\(x+y = y+x\) for all numbers \(x\) and \(y,\) so addition commutes. One easy way to see this fact is to consider a physical system that implements addition, e.g., by taking two piles of poker chips (where a poker chip with nn chips represents the number nn) in on two input belts, and producing a pile of poker chips on the output belt. This function can be implemented by simply shoving both input piles onto the output pile. Because a pile of chips represents the same number regardless of how those chips are arranged on the output belt, it doesn’t matter which pile comes in on which input belt, so addition is commutative.
\(x \times y = y \times x\) for all numbers \(x\) and \(y,\) so multiplication also commutes. It is a bit harder to see why this must be so in the case of multiplication, as \(x \times y\) can be interpreted as “take the \(x\) input and stretch it out according to the \(y\) input,” and it’s not entirely obvious that “stretching the \(x\) input according to \(y\)” should yield the same result as “stretching the \(y\) input according to \(x.\)”
To see that multiplication commutes, it is helpful to visualize copying \(x\) (rather than stretching it out) into \(y\) many rows. This allows us to visualize \(x \times y\) as a square divided into \(x\) parts along one side and \(y\) parts along the other side, which makes it clearer that multiplication commutes.
It is worth noting that the concept of “multiplication” generalizes beyond the concept of “numbers,” and in those contexts, “stretching \(x\) out according to \(y\)” and “stretching \(y\) out according to \(x\)” might be quite different operations. For example, does not commute.
Maximum and minimum
Theand functions commute, because “which of these elements is largest/smallest?” is a question that doesn’t depend upon the order that the elements are presented in.
Rock, Paper, Scissors
The question of who won in a game of \(r\) for rock, \(p\) for paper, \(s\) for scissors, and \(?\) for the binary operator saying who won, we have \(r ? p = p,\) \(r ? s = r,\) and \(p ? s = s,\) and so on. This function is commutative: who won a game of rock-paper-scissors does not depend upon which side of the judge they were standing on.is commutative. Writing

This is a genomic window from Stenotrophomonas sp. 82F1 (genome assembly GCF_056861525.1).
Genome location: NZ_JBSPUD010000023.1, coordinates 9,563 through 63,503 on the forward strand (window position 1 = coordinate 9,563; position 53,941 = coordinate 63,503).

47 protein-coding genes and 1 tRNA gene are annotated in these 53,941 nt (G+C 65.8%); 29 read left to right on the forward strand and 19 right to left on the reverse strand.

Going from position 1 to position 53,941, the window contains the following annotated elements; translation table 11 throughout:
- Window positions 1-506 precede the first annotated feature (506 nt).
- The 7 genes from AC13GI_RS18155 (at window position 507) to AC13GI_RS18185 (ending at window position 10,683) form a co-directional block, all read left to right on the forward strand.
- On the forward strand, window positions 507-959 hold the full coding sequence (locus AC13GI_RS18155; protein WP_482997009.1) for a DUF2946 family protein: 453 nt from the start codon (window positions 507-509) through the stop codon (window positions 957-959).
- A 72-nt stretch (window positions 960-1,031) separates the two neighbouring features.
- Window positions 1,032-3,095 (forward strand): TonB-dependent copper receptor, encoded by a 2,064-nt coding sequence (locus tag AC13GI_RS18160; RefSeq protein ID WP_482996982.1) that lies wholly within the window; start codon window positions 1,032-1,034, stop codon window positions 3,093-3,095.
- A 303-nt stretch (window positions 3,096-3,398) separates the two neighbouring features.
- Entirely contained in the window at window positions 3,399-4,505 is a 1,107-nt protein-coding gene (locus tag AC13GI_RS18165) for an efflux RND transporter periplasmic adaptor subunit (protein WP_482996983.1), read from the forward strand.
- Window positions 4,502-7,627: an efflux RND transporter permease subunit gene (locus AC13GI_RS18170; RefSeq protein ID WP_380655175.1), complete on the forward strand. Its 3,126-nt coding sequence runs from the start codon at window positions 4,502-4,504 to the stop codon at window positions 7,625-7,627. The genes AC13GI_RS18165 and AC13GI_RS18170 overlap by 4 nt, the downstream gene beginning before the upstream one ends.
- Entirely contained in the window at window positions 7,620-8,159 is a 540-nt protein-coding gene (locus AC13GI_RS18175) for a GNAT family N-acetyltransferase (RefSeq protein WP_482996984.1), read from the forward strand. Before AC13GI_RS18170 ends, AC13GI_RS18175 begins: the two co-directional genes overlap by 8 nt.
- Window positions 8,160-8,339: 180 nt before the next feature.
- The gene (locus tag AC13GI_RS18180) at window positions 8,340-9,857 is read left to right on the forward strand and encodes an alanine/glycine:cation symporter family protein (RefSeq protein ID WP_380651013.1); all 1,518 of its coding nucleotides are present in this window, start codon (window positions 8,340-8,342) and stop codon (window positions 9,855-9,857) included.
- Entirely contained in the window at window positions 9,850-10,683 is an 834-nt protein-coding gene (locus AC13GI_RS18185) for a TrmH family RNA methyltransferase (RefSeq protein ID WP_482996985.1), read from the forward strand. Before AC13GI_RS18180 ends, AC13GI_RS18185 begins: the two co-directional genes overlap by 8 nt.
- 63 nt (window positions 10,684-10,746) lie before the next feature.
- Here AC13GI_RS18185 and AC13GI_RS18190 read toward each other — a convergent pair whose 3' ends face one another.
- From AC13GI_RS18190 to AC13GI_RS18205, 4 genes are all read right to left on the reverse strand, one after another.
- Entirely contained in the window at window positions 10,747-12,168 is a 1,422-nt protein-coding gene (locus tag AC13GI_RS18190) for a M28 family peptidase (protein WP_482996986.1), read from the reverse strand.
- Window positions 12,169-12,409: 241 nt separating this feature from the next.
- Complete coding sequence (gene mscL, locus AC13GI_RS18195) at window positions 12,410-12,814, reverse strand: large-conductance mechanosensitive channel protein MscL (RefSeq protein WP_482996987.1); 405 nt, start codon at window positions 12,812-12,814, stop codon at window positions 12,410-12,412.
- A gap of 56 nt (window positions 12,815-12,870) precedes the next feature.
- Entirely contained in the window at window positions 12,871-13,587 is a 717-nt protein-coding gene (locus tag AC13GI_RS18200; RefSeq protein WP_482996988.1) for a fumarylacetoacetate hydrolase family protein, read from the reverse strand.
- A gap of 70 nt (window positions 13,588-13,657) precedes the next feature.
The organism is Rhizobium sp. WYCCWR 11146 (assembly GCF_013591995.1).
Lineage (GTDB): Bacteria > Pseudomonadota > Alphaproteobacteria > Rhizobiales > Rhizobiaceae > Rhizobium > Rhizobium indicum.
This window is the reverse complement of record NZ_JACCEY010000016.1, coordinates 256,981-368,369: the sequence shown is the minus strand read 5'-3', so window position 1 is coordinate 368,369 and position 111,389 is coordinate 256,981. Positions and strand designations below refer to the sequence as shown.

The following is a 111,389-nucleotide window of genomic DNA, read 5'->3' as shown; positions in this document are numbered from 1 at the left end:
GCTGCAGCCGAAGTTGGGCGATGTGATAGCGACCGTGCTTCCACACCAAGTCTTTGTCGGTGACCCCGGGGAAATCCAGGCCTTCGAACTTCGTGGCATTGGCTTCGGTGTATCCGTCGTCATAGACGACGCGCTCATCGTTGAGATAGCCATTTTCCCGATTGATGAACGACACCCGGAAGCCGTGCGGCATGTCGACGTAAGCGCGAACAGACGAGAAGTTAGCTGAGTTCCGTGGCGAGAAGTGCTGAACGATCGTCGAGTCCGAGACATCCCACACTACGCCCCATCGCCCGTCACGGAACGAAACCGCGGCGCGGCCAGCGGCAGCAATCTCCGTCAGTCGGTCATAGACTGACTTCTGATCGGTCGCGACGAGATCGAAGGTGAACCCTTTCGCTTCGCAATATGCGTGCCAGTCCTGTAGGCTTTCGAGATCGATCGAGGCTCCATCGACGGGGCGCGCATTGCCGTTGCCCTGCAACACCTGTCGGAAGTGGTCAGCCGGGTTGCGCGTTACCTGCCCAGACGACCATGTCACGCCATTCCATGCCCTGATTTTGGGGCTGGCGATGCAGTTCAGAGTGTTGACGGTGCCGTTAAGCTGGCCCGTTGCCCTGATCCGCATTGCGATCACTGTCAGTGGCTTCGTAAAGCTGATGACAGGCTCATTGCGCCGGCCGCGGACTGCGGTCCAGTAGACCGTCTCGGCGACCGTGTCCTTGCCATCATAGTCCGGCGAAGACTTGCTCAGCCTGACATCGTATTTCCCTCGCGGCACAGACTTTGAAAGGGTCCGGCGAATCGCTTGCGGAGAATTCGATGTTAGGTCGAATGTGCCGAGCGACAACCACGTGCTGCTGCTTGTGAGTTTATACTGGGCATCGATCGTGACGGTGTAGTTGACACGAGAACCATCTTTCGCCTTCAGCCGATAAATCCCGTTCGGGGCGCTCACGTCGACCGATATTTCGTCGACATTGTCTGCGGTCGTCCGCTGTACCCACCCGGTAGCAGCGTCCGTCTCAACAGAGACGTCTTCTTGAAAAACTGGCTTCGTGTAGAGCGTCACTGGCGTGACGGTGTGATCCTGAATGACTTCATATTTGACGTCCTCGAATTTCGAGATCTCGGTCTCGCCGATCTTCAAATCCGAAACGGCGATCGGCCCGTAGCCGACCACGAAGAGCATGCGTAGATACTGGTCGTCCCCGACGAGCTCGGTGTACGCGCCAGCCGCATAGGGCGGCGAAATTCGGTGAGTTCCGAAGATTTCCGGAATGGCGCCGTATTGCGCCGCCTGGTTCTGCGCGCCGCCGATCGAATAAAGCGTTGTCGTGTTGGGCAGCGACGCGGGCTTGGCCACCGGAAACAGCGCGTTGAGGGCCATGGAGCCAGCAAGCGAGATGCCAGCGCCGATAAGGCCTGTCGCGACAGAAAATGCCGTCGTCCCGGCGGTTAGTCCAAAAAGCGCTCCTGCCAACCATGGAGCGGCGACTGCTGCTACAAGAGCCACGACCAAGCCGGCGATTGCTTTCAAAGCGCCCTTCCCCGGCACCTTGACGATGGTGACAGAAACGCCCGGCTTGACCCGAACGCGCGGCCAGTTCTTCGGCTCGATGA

This provides an example of a commutative function that is not associative: \(r?p=p?r\) and so on, but \((r?p)?s=s\) while \(r?(p?s)=r.\) In other words, who won a game of rock-paper-scissors does not depend on which side of the judge they were standing on, but if you have a line of people throw “rock,” “paper,” or “scissors,” then the question “who won?” does depend on which end of the line you start from.
Any function that includes its inputs in its outputs in order is not commutative. For example, the function
pair which puts its inputs into a pair (such that
pair(x, y) = (x, y)) is not commutative. The function concat, which also sticks its inputs together in order, is also not commutative, though it is associative.
Division is not commutative, because \(x / y\) does not equal \(y / x\) in general. In this case, the function is using \(x\) and \(y\) in a very different way. One is interpreted as a numerator that will be cut up, the other is treated as a denominator that says how many times to cut the numerator up. Numerator and denominator are not exchangeable concepts: Division needs to know which input is intended to be the numerator and which is intended to be the denominator.
\(2 \times 3\) matrix can be multiplied with a \(3 \times 5\) matrix if and only if the \(2 \times 3\) matrix is on the left. Clearly, then, matrix multiplication does not commute.is not only non-commutative, it may fail to even make sense. Two can be multiplied if and only if the number of columns in the left-hand matrix is equal to the number of rows in the right-hand matrix. Thus, a